Brexiting Hard: Boris Johnson Goes to War
Brexiting Hard: Boris Johnson Goes to War
The Times was none too pleased, riled and concerned. Contributors to The Spectator were wondering whether an imminent implosion was about to take place. Who would profit from this act of suicide, this ritual of Tory party cannibalism? The Labour leader, Jeremy Corbyn, naturally. The Tories, Britain’s drivers of Brexit, have gone from trouble to potential disaster.
It all came down the antics of Buffoonish Boris Johnson, the foreign secretary who rendered himself a talismanic figure during the Brexit referendum campaign, the figure whom Prime Minister Teresa May felt best secure from in sending him to far-flung places. Over time, the talisman has become an un-improvised explosion device, poorly assembled but nonetheless devastating. At any moment, he might just blow up, leaving a crippling residue.
Rumours had begun circulating this week that Johnson was set for the cabinet chop. In a lengthy note in the Daily Telegraph, Johnson was returning to soil long tilled over by the Leave debate. Even grounds now considered inaccurate if not plainly misleading by those who participated in the campaign to leave the EU, were revisited with unremitting enthusiasm.
It was this very meditation that had peeved establishment Tories. “I don’t know where this is coming from, honestly. It feels to me like an attempt to keep the great snoreathon story about my article running.”
Tory grandee Ken Clarke was in little doubt what the foreign secretary was up to: soiling the prime minister’s stable. “Sounding off personally in this way is totally unhelpful and he shouldn’t exploit the fact that [Theresa May] hasn’t got a majority in parliament.” Had May received a stonking majority in what turned out to be a withering election, he would have been surely sacked for such conduct.
Interest centred on Johnson’s cavalier approach to the claim, made before and most recently in the Daily Telegraph, that £350 million a week was being paid in dues to the European Union, and that it was an amount that would be duly clawed back once Britannia had made her brave, disentangling escape. “Once we have settled out accounts, we will take back control of roughly £350m a week.”
It was a figure he has defended with iconoclastic conviction and a degree of enthusiasm verging on mania. Never mind the inconsistencies and the balanced losses, the EU subsidies and services supplied in return for dues. Britain, bold, hamstrung Britain, had to out, to fight this imposition.
Once freed from these clutches, Britain would be able to relocate the funding to, for instance, the National Health Service (NHS), the very system Tories was sworn to eliminate at various stages since its inception. (The NHS already suffers at the hands of the privatisation ideologues.)
“It would be fine thing,” suggested Johnson, “as many of us have pointed out, if a lot of that money went on the NHS, provided we use that cash injection to modernise and make most of the new technology.”
The core of his argument was his own pitch for a Hard Brexit. Rather than fearing the behaviour of EU apparatchiks, it was important for Britain not to pay anything to the EU for access post-Brexit. To remain within, even if only financially, would constitute a betrayal. As would a transitional period after 2019 that would involve the government softening its exit with ongoing EU payments for market benefits. Prime Minister May had been warned.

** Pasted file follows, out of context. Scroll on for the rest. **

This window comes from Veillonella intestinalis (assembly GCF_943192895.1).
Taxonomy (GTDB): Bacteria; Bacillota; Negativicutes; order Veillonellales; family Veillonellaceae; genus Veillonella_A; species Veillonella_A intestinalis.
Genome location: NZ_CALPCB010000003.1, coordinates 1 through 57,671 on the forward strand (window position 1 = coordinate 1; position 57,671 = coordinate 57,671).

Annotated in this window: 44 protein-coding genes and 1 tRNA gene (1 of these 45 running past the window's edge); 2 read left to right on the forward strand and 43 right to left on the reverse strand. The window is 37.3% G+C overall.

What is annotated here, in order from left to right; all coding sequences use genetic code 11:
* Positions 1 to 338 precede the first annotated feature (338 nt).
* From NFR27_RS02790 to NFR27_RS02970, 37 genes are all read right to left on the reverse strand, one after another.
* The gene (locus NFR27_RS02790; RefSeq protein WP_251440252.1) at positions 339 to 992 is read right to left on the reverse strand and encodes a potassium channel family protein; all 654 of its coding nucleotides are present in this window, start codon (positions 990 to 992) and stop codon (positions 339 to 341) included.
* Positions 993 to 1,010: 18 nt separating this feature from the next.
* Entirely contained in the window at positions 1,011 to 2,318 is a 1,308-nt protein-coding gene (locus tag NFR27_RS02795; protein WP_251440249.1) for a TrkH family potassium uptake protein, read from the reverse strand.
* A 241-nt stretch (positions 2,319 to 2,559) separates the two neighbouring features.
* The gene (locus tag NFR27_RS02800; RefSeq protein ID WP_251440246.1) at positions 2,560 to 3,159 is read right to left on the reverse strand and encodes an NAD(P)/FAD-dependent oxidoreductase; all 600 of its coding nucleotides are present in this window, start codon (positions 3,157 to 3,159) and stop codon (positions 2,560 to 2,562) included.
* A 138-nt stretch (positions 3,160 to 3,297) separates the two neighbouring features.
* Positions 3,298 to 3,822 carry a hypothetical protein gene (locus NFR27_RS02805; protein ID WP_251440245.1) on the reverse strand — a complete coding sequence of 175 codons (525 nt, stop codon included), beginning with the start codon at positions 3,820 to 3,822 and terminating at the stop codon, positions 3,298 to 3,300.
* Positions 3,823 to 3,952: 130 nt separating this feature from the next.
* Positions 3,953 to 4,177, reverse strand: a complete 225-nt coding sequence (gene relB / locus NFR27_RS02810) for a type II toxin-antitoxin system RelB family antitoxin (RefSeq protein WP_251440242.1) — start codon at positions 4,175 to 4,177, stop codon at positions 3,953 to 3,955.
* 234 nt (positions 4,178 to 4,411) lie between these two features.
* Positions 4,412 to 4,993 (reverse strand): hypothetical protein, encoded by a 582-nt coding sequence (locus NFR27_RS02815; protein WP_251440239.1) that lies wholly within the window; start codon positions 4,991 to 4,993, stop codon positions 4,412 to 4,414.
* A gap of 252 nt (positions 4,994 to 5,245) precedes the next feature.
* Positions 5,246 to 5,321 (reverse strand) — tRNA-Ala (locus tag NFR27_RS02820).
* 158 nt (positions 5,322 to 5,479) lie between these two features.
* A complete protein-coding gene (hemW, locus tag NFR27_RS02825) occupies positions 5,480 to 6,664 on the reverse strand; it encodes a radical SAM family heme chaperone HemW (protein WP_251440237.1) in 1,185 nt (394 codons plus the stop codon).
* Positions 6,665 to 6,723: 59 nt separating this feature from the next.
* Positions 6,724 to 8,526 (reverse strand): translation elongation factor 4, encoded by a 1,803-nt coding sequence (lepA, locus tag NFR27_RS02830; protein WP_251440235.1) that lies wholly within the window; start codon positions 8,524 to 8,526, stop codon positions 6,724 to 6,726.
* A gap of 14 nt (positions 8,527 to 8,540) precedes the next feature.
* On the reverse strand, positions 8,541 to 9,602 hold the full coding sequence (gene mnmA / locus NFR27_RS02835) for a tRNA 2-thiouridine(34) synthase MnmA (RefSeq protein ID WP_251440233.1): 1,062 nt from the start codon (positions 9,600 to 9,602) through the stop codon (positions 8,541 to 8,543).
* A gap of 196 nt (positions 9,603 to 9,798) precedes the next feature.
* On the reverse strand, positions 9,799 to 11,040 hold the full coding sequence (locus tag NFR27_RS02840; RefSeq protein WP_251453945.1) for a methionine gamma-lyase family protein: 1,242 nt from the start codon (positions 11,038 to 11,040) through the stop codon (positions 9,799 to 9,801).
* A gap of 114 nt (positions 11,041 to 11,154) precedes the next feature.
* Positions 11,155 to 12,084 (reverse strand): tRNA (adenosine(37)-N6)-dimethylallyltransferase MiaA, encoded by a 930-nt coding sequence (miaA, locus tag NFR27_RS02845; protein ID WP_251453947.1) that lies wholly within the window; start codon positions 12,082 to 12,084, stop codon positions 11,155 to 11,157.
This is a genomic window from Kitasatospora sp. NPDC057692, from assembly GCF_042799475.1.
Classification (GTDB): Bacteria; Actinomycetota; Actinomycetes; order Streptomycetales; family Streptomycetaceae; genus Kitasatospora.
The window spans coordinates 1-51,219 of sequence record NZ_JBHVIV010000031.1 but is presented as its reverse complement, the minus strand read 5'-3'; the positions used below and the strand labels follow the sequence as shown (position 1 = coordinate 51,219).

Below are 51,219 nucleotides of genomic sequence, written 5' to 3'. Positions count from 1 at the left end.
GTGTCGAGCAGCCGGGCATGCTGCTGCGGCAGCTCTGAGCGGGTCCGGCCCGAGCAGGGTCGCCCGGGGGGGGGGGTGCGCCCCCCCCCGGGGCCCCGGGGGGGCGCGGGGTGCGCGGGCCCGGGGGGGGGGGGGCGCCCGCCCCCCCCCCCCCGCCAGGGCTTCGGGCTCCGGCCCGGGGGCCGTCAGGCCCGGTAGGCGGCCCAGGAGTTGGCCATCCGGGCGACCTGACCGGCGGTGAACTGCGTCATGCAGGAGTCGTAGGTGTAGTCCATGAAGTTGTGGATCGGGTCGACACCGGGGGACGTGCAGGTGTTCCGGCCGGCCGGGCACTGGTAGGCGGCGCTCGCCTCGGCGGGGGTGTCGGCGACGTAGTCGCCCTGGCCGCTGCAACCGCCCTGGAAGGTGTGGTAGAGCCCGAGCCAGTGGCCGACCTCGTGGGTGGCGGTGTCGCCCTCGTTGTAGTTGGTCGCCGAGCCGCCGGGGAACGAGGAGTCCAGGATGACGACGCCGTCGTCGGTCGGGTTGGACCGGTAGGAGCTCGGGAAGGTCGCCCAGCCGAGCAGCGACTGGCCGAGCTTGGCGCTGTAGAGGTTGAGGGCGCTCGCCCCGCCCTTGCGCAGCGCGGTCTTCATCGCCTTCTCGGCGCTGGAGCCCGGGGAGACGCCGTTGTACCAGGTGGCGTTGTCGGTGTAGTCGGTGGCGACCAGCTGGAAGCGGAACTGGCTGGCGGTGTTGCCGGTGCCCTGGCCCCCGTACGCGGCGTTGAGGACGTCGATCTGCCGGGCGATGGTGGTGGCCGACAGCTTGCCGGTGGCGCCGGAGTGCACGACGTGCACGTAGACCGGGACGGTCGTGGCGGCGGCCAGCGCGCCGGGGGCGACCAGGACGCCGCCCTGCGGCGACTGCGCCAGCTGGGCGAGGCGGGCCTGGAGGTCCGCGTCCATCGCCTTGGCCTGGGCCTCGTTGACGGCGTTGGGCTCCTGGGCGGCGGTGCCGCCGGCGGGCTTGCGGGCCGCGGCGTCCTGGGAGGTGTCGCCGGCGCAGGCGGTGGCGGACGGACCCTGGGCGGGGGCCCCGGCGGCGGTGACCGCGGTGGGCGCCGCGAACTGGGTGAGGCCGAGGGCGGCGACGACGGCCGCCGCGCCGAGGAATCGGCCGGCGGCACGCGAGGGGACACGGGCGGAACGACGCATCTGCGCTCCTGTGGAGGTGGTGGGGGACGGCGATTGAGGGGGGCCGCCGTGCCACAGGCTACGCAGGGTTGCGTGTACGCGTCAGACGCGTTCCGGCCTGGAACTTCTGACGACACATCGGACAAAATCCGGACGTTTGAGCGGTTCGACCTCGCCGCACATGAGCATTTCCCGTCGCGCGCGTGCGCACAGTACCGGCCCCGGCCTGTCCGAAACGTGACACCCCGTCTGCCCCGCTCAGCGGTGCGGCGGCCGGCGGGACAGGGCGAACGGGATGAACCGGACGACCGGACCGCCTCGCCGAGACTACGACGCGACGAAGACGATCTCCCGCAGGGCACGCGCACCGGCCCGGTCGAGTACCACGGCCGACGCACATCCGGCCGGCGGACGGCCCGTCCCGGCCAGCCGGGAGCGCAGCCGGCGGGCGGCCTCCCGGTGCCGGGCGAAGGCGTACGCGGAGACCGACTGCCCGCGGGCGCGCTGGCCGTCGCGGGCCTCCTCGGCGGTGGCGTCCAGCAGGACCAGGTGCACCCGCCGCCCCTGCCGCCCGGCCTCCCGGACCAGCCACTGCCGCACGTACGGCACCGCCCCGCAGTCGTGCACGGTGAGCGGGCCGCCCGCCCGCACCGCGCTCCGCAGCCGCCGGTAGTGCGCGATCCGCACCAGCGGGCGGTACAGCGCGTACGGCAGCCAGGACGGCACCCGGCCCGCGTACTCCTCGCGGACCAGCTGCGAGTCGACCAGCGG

Statistics Chief Sir David Norgrove deemed Johnson’s play with figures a “clear misuse of official statistics”. It was a classic statement of British understatement. “I am surprised and disappointed that you have chosen to repeat the £350m per week, in connection with the amount that might be available for extra public spending when we leave the European Union.”
It conveyed a fundamental confusion, refusing to admit to the difference between gross contributions and net. Johnson’s response was to accuse Norgrove, in turn, of a “wilful distortion of the text of my article”.
This has been an ongoing problem of Johnson and his Leave comrades, a certain injudicious use of statistics. In April 2016, Norgrove’s predecessor as chair of the UK Statistics Authority, Sir Andrew Dilnot, noted that the figure cited by those in the Leave campaign appeared “to relate to the UK’s gross contributions to the EU, before the applications of the UK’s rebate.” As he concluded in a letter to Norman Lamb, MP, “Without further explanation I consider these statements to be potentially misleading.” As, indeed, it proved to be.
That was not all – Johnson was keen to insist that the aggrieved young, those who felt that Britain had profited from being involved in the union, were suffering a case of split loyalties. The zealous Europeanist Guy Verhofstadt could be counted on picking up on this criticism.
“Some British politicians – not to name Boris Johnson – criticise their countrymen and women for wanting to keep their European identity.” This sort of approach smacked of the archaic, claimed Verhofstadt, a case of “binary, old-fashioned and reductionist understanding”.
For Johnson, these points hardly matter. After being kept on the cooler, and isolated as a dangerous, rebarbative maverick, he has signalled his wish to be counted again, to make the case that will resonate with those who voted to leave in 2016. Time, it seems, to either turn or spurn the prime minister.
Dr. Binoy Kampmark was a Commonwealth Scholar at Selwyn College, Cambridge. He lectures at RMIT University, Melbourne